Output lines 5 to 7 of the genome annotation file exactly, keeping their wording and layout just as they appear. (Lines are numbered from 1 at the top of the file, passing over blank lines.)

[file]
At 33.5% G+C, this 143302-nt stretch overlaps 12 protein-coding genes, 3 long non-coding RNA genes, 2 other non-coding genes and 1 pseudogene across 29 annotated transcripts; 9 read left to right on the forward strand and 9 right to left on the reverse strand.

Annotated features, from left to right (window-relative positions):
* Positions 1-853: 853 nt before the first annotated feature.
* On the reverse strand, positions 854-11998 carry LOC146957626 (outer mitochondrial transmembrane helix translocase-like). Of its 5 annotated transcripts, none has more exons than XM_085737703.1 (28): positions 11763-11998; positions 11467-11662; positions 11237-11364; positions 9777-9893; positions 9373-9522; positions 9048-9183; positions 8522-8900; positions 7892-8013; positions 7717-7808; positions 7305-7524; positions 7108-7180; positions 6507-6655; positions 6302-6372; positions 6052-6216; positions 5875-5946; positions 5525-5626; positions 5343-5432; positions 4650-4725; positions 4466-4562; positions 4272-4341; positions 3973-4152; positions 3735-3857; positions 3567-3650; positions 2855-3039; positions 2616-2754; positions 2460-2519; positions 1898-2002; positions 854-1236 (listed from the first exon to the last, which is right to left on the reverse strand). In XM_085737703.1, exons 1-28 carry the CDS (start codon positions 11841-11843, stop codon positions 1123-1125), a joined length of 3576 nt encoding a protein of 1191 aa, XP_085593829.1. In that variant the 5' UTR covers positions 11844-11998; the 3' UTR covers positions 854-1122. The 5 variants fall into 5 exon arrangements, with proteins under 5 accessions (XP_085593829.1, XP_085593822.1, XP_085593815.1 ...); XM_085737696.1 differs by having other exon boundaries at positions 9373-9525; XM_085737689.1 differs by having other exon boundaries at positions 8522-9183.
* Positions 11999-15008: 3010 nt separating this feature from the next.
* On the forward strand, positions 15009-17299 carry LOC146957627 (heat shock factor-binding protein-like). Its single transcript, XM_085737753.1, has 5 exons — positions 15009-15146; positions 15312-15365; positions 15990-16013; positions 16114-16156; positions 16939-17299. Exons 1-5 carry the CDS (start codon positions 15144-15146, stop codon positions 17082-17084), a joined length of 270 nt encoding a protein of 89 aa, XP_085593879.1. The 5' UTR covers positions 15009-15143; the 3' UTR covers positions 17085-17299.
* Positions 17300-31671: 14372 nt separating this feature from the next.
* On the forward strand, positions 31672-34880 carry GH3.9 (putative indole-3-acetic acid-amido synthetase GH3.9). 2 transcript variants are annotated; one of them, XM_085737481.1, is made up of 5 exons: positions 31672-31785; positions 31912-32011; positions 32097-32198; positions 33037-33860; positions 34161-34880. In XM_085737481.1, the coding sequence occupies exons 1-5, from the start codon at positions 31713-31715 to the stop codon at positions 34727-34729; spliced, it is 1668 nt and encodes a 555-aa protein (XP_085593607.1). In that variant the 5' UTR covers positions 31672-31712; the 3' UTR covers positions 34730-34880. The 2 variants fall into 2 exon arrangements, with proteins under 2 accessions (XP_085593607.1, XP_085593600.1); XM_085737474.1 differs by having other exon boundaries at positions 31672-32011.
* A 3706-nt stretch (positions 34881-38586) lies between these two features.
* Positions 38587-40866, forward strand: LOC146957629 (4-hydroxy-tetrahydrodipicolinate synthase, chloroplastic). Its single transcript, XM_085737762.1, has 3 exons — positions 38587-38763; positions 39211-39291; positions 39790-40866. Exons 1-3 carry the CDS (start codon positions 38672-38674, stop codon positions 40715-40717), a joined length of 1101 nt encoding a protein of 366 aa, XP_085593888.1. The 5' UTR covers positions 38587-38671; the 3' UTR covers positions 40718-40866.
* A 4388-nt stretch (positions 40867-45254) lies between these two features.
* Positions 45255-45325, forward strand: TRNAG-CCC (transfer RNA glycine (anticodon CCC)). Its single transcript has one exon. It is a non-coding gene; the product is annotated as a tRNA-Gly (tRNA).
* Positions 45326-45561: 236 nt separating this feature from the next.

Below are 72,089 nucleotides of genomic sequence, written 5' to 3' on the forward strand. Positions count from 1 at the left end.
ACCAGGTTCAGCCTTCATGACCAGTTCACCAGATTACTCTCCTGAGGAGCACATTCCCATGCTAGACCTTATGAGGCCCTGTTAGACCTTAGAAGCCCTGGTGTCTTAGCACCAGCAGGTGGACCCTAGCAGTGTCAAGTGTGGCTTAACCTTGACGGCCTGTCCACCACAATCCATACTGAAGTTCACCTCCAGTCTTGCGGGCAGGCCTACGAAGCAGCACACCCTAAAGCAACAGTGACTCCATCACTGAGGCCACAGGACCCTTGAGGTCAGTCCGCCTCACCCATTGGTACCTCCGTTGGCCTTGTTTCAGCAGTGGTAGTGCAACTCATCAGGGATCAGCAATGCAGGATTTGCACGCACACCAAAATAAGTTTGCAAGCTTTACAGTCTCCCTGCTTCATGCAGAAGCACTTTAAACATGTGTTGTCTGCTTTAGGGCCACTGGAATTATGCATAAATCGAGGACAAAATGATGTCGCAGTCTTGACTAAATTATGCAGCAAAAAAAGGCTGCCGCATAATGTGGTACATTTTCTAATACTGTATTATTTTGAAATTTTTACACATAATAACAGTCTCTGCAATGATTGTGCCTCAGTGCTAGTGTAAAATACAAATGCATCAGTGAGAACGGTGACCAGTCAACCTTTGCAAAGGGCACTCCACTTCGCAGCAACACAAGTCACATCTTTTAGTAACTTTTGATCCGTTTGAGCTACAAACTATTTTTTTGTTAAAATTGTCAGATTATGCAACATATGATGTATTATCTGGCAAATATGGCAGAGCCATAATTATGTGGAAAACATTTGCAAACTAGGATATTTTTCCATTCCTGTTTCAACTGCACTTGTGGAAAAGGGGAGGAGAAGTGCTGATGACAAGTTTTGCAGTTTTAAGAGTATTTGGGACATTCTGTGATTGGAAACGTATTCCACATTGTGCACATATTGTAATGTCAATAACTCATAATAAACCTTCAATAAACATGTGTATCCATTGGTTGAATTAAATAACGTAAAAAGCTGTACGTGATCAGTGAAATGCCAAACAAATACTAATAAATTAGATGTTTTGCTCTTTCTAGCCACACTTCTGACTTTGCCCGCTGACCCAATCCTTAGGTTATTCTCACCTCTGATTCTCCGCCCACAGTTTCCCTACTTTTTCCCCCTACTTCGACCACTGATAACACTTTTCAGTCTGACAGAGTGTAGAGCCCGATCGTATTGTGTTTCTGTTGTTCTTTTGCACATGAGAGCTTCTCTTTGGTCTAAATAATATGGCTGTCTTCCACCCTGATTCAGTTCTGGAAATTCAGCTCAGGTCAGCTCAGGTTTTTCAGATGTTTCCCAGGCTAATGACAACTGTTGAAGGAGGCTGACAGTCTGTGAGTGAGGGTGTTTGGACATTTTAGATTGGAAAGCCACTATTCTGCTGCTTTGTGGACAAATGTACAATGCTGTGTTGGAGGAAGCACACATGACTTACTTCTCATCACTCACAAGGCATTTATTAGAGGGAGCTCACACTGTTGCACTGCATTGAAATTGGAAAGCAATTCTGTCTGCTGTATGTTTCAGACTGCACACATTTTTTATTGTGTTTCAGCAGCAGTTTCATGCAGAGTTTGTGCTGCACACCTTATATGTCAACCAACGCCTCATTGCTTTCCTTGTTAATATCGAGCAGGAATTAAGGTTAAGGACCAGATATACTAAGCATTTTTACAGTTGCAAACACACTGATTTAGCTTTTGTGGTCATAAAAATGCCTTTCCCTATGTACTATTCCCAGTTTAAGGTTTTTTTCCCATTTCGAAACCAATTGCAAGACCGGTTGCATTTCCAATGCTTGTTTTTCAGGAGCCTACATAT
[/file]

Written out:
* Positions 11999-15008: 3010 nt separating this feature from the next.
* On the forward strand, positions 15009-17299 carry LOC146957627 (heat shock factor-binding protein-like). Its single transcript, XM_085737753.1, has 5 exons — positions 15009-15146; positions 15312-15365; positions 15990-16013; positions 16114-16156; positions 16939-17299. Exons 1-5 carry the CDS (start codon positions 15144-15146, stop codon positions 17082-17084), a joined length of 270 nt encoding a protein of 89 aa, XP_085593879.1. The 5' UTR covers positions 15009-15143; the 3' UTR covers positions 17085-17299.
* Positions 17300-31671: 14372 nt separating this feature from the next.